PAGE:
“The Downsizing Decision” (May 5, 1980) – A Deep Dive Into the Turmoil and Decisions That Reshaped the Domestic Auto Industry in the 1970s

(first posted 4/9/2018)     I ran into this article in the New Yorker last November, and found it to be an excellent look at the forces re-shaping the auto industry in the mid-late 70s, which were of course rising energy costs, government intervention, greater environmental/social consciousness, foreign competition, and globalization. The massive wave of downsizing that GM undertook starting in 1974 for the 1977-1980 model years, culminating with the FWD X-Cars, was the biggest industrial investment in the US since WW2, totaling over $20 billion (roughly $90 billion adjusted). It propelled GM’s market share and in the process almost bankrupted Ford and Chrysler. And it reshaped the entire industry in the 1980s, for better or for worse.

This article has interviews with the key decision makers, and brings a lot of insight and perspective to what were probably the most challenging years of the industry.

The article is available on-line, here, and a lot easier to read there than for me to scan and re-post it here.

And after you’ve read it, come on back for a bit of my commentary and your comments.

It’s easy to say that the Big Three’s woes were inflicted on it by the government, especially through its CAFE regulations. But there were obviously other powerful factors too.  The price of oil and consequently gasoline has been the biggest single influence in terms of being highly variable and unpredictable. When gas prices were high, Americans rushed to dump their big cars and trucks for small, efficient cars. And of course the recent period of low fuel prices has resulted in continued increase of market share for pickups and SUVs.

And since the CAFE rules now are quite different than before, manufacturers no longer need to depend on small cars to even out their fleet averages, as FCA has shown.

As a postscript to this article, although GM was riding very high in 1980 and at the time and one might likely have predicted continued success due to its massive downsizing, the opposite was about to happen. The 1980’s were the decade from hell for GM, as its market share collapsed faster than at any other time. Over ten percent of market share were shed between the years 1980 and 1987 alone. What happened?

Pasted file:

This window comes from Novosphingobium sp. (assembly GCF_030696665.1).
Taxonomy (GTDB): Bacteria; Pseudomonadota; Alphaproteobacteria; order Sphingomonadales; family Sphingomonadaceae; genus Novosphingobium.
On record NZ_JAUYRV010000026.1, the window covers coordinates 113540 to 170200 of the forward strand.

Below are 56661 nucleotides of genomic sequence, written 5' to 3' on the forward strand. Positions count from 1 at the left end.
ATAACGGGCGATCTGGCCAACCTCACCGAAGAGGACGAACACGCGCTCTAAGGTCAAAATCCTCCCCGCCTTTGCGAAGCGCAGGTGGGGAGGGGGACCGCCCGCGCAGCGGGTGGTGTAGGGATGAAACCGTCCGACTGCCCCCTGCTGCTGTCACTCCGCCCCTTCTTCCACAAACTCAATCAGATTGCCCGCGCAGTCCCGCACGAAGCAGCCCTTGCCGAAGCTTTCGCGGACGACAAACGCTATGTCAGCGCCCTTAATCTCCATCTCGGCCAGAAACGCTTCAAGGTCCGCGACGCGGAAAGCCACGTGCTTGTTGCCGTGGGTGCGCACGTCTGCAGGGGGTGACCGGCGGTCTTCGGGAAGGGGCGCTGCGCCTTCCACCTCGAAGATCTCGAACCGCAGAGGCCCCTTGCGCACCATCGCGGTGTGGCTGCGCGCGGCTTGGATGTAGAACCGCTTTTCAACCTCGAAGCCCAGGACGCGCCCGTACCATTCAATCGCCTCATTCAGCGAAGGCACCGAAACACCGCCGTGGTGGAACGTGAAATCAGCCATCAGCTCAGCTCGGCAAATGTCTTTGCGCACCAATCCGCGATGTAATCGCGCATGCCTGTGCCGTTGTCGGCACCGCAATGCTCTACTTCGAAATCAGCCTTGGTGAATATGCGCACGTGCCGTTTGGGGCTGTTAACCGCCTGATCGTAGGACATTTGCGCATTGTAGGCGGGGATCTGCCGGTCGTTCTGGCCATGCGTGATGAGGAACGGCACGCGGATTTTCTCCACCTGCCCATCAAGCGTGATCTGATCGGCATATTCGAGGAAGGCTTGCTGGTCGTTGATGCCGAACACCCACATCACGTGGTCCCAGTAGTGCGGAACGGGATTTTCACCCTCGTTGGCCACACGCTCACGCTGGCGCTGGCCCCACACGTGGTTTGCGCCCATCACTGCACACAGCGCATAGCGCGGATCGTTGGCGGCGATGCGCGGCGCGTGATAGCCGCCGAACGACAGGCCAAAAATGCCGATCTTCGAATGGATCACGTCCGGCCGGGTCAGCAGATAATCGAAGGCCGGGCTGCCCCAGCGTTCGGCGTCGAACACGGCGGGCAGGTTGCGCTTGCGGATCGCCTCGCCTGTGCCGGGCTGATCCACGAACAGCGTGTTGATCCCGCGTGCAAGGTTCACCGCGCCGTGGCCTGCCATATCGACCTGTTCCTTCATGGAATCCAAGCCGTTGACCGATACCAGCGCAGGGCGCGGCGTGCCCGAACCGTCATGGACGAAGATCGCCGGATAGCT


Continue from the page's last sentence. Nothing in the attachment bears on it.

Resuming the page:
That’s been a focus of our long-running GM’s Deadly Sin Series, but in a nutshell, GM failed to execute its massive downsizing with the level of proper development and quality. The downsized 1977 B/C bodies were a huge success in every way, although quality wasn’t exactly a standout. But from there things went rapidly downhill, culminating in the X-Car fiasco. And that was followed up by a new family of FWD upscale sedans in 1985 and coupes 1986 that largely missed the mark in terms of design, having been shrunk excessively; more than would have been necessary to meet their ambitious efficiency goals. And they arrived at a time when fuel prices had been moderating. And there were massive quality issues with certain engines, transmissions and other components.

GM was obviously overwhelmed by the hugely ambitious undertaking it set for itself; they simply couldn’t execute it properly. That implies that the decisions to do so were made in a vacuum, or simply from the hubris resulting from their decades of success. The corporation simply wasn’t up to the task. And it wouldn’t ever be again, until it died in bankruptcy.

The forces identified in this article that were reshaping the Big Three ended up essentially killing GM and Chrysler and pushing Ford to the edge of bankruptcy. No one could have possibly predicted that in 1980. But it certainly makes the title “The Downsizing Decision” prescient; GM certainly downsized itself, right out of existence.